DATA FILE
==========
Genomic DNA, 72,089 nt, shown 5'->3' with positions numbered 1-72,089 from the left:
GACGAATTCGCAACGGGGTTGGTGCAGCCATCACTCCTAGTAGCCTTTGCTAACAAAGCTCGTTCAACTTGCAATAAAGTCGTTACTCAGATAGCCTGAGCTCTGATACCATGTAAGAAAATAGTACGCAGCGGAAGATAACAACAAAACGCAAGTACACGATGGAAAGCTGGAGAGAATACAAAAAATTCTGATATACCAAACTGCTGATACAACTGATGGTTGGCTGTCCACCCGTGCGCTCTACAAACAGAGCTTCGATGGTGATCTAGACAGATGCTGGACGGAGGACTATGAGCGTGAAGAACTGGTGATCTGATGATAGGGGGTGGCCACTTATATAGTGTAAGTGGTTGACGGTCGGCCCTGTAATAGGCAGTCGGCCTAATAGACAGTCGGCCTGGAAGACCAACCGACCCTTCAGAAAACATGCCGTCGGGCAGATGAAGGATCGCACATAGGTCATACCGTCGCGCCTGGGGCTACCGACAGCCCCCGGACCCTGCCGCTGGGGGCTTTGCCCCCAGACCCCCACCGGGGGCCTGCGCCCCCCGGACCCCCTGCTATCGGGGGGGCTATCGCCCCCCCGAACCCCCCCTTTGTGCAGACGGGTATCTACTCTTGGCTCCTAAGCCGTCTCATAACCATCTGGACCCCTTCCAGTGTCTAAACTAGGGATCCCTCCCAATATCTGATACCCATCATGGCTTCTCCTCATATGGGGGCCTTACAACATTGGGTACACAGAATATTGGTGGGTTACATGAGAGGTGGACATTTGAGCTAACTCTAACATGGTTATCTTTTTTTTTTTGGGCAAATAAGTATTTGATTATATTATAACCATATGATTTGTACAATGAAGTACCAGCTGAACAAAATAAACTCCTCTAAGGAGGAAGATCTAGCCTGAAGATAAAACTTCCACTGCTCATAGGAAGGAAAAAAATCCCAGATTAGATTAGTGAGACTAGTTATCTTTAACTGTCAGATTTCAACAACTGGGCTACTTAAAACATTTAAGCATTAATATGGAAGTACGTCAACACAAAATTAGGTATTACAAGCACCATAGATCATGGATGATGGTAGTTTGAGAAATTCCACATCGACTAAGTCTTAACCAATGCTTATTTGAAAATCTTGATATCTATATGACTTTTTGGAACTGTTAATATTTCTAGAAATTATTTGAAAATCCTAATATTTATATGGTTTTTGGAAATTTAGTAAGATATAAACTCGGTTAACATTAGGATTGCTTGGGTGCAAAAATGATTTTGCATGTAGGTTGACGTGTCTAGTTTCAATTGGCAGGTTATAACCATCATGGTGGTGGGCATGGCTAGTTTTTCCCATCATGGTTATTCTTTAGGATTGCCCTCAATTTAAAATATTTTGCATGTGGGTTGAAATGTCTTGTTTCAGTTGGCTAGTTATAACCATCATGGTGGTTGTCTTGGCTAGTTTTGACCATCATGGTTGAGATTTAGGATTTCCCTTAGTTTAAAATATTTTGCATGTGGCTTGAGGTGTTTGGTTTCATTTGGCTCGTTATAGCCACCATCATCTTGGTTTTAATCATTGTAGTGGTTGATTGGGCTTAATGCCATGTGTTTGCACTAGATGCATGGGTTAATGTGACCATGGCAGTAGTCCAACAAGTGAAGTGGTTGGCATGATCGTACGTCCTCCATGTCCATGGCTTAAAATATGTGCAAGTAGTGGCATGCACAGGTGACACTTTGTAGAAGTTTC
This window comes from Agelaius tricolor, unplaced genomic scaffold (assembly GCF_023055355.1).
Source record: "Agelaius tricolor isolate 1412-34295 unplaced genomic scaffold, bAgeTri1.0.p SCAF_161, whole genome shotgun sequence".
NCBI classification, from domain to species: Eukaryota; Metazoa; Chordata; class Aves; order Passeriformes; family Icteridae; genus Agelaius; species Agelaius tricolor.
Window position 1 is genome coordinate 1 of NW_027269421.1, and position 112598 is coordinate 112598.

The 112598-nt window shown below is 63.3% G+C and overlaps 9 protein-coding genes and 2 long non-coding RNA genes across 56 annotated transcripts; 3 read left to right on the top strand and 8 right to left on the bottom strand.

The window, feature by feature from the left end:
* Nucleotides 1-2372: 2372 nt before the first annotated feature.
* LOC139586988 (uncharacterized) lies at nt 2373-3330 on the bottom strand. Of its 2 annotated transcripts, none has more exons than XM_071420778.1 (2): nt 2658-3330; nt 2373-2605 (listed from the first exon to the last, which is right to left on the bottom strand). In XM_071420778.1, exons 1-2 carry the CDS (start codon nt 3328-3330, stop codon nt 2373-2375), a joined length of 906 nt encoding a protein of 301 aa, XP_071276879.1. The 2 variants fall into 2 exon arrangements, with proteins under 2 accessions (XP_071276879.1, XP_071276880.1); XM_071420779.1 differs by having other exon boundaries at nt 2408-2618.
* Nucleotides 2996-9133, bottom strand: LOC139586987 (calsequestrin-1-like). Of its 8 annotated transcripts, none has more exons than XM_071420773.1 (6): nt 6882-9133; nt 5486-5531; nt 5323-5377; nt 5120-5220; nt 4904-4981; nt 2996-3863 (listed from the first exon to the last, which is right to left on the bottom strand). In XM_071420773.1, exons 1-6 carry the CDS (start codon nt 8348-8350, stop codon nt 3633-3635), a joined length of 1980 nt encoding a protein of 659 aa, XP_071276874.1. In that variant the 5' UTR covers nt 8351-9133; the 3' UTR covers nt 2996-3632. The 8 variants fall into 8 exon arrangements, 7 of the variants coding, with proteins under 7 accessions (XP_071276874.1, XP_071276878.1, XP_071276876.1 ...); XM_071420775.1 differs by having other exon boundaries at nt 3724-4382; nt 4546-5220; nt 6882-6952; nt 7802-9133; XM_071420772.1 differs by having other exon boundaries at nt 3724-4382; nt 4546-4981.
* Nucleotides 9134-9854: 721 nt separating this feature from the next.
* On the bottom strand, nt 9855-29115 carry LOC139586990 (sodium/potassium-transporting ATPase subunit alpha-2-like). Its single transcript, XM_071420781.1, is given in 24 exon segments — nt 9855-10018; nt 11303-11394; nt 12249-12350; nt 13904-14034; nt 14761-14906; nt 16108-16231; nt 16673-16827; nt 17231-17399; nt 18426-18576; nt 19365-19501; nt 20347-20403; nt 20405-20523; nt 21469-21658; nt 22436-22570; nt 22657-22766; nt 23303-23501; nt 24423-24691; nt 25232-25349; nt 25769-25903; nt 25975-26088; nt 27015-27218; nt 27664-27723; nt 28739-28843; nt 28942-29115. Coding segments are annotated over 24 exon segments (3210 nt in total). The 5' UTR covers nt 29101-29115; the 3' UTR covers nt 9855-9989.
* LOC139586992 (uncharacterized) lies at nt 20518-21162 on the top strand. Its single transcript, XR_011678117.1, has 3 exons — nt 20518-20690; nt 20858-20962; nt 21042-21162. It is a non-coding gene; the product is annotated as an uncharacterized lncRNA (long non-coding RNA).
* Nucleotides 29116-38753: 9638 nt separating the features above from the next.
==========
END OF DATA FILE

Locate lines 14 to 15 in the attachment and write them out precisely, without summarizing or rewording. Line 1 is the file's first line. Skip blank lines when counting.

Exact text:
* LOC139586992 (uncharacterized) lies at nt 20518-21162 on the top strand. Its single transcript, XR_011678117.1, has 3 exons — nt 20518-20690; nt 20858-20962; nt 21042-21162. It is a non-coding gene; the product is annotated as an uncharacterized lncRNA (long non-coding RNA).
* Nucleotides 29116-38753: 9638 nt separating the features above from the next.